I had been speaking a lot in the years I did not blog. Speaking to a bodied, familiar audience is not at all like writing to a disembodied, anonymous audience. And that bodied audience has become more important when it comes to personal confidences. I’ve always said, I write more for release than for memory. Once I’ve exhaled those thoughts out of my system, that’s done, there’s no need to express them elsewhere. Most of the thoughts that were once shared in a blog have now been transferred to friends-in-body.

(Hm. In those years, I had also been dealing with — and overcoming — fragmentation of personality and continuity. I think this change of attitude towards blogging is an outcome of that. Well, good change, I say.)

I’m still figuring out where I want to take this blog. Writing in a public setting to a disembodied audience who has no continuity or relationship to my life doesn’t quite fit anymore. Perhaps like outgrowing a set of once-comfortable clothes. Even after writing the posts below, my words feel awkward and a bit clumsy. How did I write in the past? Where has that muse gone?

It appears that this blog is going to be an archive for those in-between thoughts. Thoughts worth recording, but not in my paper journal. Serious thoughts that I may not feel like sharing with friends-in-body. Book reviews and other such things that haven’t yet found a physical audience to hear.

I’m not sure how many light-hearted thoughts may make their way in here. Usually, those happy thoughts find an audience long before they get down to a blog. I may be thoughtful and melancholy, but I’m certainly not like that all the time. (Well fine, maybe I am most of the time, it’s just expressed differently. Hard to convey expressions in writing.)

Truth is, my life is happy. Has its ups and downs – whose doesn’t? – but it’s mostly upbeat and cheerful nowadays.

We’ll see where this blog experiment goes.

Lives in passing.

Now that I have close access to it, I’ve been reading the paper over lunch break. My current events feed has been entirely from the Net for a good number of years, and “reading the news” has always been my way of finding out what’s going on in the rest of the world beyond the borders of whichever state or nation I happen to be living in. (I wonder what it suggests about me, that I’m least interested in current events happening at closest proximity. Hmm, have to think about that.) While I’m glad that the local paper is able to fill in that neglect in my knowledge, I’m quite ambivalent about the current state of journalism. It is by turns monotonous and exasperating, and sometimes I feel justified in going on the Net for my current events. (But, another day for my thoughts on current events reporting.)

So I always end up in my favourite part of the newspaper: right at the back, in the obituaries. Continue reading Lives in passing.

One touch.

I’ve been learning a lot in faith lately.

One revelation that has been unfolding for the last couple months has been the love of Christ. The fierce, fiery, unrelenting, violently passionate, wholly possessive, willingly and joyously sacrificial, love of Christ for the Church his bride. This is no mere human love; this truly is divine love.

It is not a common revelation amongst Christians, even in most churches. Because it is not a comfortable revelation. It’s easy and relatively safe to contemplate a benevolent love, even a Fatherly love, for a measure of distance can be maintained. It is terrifying to imagine the passionate love of a lover for his dearly beloved. Because it renders your vulnerable, it strips you naked, it exposes everything in you. Who can face such intimacy without fear?

In this world of flagrant bodily exposure, the heart has never been more shielded. Small wonder that we shy away from the burning love of Christ. It turns the world upside down.

Oh, why remain in shallows of vapid love and meaningless sexual gestures? The deep is terrifying. The deep is exhilarating. Once you taste from the deep, nothing else will satisfy.

To go deep, you have to drown.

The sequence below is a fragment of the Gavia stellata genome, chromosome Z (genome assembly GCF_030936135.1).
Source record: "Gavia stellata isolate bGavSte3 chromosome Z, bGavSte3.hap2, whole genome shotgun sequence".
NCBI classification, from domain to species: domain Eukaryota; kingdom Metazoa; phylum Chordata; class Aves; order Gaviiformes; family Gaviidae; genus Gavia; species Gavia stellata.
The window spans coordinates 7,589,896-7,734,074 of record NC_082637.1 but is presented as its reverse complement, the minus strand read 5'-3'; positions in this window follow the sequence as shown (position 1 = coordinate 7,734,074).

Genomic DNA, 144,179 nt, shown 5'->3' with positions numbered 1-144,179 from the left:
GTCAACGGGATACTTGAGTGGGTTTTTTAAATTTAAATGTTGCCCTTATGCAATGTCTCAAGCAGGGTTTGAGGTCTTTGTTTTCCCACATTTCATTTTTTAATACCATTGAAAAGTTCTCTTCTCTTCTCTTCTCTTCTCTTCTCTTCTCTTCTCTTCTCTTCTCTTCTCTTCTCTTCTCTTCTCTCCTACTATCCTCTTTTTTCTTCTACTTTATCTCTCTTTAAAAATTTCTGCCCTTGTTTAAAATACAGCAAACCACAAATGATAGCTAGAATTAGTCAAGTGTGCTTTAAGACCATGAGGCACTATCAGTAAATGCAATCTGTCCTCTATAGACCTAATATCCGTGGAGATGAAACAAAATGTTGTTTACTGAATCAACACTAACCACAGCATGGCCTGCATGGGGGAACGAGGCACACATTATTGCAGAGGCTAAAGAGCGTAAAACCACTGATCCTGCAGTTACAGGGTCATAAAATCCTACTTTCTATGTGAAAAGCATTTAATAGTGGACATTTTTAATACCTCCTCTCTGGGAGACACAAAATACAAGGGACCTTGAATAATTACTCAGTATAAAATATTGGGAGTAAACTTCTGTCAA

Jesus, for a moment you touched me that white-hot love, and I am irreparably scarred. That one draught will sustain me for forty days and forty nights; that one touch is enough to set my heart longing for your courts and your glory.

You said, I will fill your cup to overflowing. So Lord, pour it out.

Paean to the maiden city.

My church is reading the entire Bible through this year in personal devotionals/studies. I’m currently in the midst of the Psalms, which pass through my mind like water: refreshing, but so hard to grasp once it flows into the past. But one psalm stopped me in my tracks…

Psalm 87
A Psalm of the Sons of Korah. A Song.

On the holy mount stands the city he founded;
    the Lord loves the gates of Zion
    more than all the dwelling places of Jacob.
Glorious things of you are spoken,
    O city of God.   Selah

Among those who know me I mention Rahab and Babylon;
    behold, Philistia and Tyre, with Cush—
    “This one was born there,” they say.
And of Zion it shall be said,
    “This one and that one were born in her”;
    for the Most High himself will establish her.
The Lord records as he registers the peoples,
    “This one was born there.”   Selah

Singers and dancers alike say,
    “All my springs are in you.”

Most of the Psalms, both petitions and praises, use rather concrete language that addresses their subject matters directly. So I paused at Psalm 87 because its language seemed a bit more oblique and metaphorical than the others. The subject is different too: instead of praising God, it praises Zion, the new Jerusalem, the City of God. The language is unusual, almost mysterious, and intimate in its mystery.

I wondered, What is so significant about being born in Zion? But I consider:

Hebrews 11:16—
But as it is, they desire a better country, that is, a heavenly one. Therefore God is not ashamed to be called their God, for he has prepared for them a city.

I wondered about the last verse, which seemed such a cryptic ending. But then the answer came:

Psalm 46:4—
There is a river whose streams make glad the city of God,
    the holy habitation of the Most High.

Revelation 22:1—
Then the angel showed me the river of the water of life, bright as crystal, flowing from the throne of God and of the Lamb through the middle of the street of the city…

One day the pilgrims will arrive at the New Jerusalem. One day the nations will say, This one is from the City of God. There they were born, born again.

Come to think of it, the city of God is constantly “anthromorphized” in the Bible. The bride of Christ, New Jerusalem. Hmm, how curious! This makes for a rather nifty world-building scenario…

A new blog for a new season.

Behold: Vega has returned to the blogging beat. It feels good to be back. Welcome to Flying With Sails: the Next Journey.

It’s time for a new blog. My Livejournal served for a period in my life, but I’ve now outgrown that season. I may eventually take it down, but for now it remains.

Let’s see how this goes, how long this lasts… and I’m hopeful. See you around.